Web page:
Taxes are a topic that some people truly hate talking about. They can be stressful, and it can seem like all your hard work results in sending money to the government.
If you’re sent a letter that the IRS is going to complete an audit, it’s time to take steps to prepare. This is something you may want to include your attorney in, since protecting yourself against the Internal Revenue Service is important.
What do you need to do to prepare for an audit?
When you’re sent a letter that the IRS will be completing an audit on your taxes, you’ll have 30 days to respond (in general). You should make sure to read the notice and follow the notice’s instructions.
Prior to the time when the IRS begins the audit, you should organize all your records. You need to replace missing records and should only bring the items that the IRS asks for. Sometimes, audits don’t look at everything but just a few documents that the IRS feels it’s missing or wants to double-check.
Remember, you should only provide copies of your documents. If you include the originals, there is a chance that you could lose them and not get them returned to you.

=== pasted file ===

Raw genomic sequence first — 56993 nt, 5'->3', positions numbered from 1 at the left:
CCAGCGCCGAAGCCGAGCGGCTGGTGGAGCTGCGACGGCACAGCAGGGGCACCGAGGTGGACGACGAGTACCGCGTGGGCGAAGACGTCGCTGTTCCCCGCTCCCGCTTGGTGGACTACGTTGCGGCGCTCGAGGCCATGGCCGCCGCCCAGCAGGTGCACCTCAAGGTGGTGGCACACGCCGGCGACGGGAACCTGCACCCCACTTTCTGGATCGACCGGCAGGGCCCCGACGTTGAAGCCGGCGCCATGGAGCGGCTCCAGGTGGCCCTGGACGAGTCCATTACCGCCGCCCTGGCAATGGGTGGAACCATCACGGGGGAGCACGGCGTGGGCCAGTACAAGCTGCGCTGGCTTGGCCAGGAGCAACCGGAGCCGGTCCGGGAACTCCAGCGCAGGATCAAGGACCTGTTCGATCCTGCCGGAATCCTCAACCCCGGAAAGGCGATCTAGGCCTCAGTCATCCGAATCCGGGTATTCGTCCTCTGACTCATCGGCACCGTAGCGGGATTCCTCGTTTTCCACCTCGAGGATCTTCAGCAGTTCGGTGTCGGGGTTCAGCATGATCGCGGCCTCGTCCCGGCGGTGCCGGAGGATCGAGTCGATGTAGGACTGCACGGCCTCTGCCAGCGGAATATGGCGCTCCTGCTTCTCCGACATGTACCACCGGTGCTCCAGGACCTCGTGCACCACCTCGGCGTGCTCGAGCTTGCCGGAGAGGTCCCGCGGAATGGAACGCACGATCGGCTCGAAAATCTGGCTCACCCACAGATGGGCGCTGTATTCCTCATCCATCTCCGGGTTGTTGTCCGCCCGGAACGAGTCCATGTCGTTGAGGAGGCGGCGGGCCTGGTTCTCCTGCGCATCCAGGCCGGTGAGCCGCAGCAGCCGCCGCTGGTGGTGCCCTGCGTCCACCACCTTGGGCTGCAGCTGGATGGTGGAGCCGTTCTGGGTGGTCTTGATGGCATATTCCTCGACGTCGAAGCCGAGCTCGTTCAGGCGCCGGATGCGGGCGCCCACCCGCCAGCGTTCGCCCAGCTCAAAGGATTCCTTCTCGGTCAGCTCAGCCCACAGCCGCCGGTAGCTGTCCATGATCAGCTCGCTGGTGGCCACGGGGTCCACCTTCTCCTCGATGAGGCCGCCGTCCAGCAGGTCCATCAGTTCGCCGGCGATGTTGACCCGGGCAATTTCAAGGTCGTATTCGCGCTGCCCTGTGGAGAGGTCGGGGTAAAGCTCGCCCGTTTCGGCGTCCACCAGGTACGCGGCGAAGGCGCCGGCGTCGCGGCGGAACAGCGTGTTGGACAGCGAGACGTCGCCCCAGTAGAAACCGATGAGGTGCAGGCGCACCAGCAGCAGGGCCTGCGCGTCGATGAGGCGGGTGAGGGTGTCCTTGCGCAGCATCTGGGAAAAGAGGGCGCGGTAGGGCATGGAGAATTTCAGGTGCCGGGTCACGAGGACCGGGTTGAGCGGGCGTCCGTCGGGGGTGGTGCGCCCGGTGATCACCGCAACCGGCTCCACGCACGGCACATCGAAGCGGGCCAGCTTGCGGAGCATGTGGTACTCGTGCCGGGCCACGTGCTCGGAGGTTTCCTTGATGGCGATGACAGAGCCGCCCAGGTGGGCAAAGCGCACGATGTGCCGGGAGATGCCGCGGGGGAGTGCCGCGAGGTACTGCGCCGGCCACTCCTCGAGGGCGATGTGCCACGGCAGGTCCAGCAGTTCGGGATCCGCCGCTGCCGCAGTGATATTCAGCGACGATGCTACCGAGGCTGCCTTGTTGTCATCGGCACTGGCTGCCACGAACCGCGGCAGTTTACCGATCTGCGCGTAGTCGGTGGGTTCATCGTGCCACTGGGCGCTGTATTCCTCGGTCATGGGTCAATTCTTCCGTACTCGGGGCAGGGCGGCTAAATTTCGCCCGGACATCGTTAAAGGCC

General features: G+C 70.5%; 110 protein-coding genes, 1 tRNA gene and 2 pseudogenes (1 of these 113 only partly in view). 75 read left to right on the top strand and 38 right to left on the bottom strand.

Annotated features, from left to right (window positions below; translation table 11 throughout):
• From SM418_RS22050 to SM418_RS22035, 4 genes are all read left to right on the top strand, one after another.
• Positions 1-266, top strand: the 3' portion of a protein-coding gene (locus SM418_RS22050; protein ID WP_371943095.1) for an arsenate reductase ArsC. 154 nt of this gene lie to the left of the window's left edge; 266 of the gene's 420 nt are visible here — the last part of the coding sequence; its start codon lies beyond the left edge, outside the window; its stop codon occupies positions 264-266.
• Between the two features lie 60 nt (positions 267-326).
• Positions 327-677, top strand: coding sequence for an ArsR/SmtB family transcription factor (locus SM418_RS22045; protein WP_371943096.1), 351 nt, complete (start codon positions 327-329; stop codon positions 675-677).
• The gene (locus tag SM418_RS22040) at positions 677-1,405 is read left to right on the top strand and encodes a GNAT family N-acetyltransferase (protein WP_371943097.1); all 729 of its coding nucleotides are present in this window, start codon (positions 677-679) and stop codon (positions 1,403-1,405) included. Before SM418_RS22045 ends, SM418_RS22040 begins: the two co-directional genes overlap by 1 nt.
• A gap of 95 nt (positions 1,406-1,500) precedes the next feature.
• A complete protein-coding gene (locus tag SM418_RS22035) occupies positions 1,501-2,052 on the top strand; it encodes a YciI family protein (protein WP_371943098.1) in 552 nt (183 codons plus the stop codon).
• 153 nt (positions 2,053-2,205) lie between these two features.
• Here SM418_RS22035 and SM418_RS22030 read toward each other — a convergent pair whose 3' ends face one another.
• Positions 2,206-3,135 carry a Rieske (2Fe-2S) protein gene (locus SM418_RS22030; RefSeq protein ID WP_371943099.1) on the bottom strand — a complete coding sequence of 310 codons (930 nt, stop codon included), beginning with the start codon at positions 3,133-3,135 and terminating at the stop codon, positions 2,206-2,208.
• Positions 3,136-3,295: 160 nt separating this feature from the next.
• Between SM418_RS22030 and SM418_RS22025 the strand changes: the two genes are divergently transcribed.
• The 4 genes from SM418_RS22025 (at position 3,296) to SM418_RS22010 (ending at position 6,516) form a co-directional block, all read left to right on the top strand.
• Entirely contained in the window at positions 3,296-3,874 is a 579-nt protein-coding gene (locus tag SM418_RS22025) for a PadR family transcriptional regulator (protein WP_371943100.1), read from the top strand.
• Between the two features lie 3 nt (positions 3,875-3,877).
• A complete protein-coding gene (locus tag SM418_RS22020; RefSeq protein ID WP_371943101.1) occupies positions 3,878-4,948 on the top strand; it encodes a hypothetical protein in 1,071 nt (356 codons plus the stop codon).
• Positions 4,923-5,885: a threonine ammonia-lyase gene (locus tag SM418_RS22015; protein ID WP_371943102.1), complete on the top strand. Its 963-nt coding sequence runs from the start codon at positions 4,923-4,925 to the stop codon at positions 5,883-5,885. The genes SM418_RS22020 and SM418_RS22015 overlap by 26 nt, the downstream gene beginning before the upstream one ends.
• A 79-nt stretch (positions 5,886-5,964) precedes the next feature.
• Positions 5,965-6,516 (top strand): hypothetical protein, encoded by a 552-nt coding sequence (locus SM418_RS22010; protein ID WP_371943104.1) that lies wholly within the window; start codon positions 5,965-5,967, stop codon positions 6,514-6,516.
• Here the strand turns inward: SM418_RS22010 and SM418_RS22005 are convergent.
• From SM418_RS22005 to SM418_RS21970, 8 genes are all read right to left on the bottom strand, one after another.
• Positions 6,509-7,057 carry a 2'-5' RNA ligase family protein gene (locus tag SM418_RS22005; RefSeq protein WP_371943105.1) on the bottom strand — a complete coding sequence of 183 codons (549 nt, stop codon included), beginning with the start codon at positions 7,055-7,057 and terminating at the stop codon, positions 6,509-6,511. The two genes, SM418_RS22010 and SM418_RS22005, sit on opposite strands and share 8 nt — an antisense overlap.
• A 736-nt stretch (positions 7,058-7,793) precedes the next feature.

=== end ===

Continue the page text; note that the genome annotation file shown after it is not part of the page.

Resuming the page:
Finally, remember that the IRS agent is just doing their job. Stay on track and only answer questions they ask. Be respectful, so that the situation can be managed more easily.
Does an IRS audit mean I did something wrong?
No, a IRS audit doesn’t mean you necessarily did anything wrong. Audits are usually random. Someone who has all their documents in place can easily be audited, while those who are missing items may have trouble with the audit. However, if you have nothing to hide with your taxes, the entire process should be straightforward.
If you’re concerned about the audit or are worried about the deductions you’ve claimed in the past, then it may be time to work with a tax attorney. Your tax attorney has a history of working with the IRS and has an understanding of tax law. In the case that your audit doesn’t go well, your attorney may be able to negotiate for you and to help you work out a settlement with the IRS, so you don’t find yourself owing more than you can handle. In most cases, these situations can be managed, so that you can move on quickly.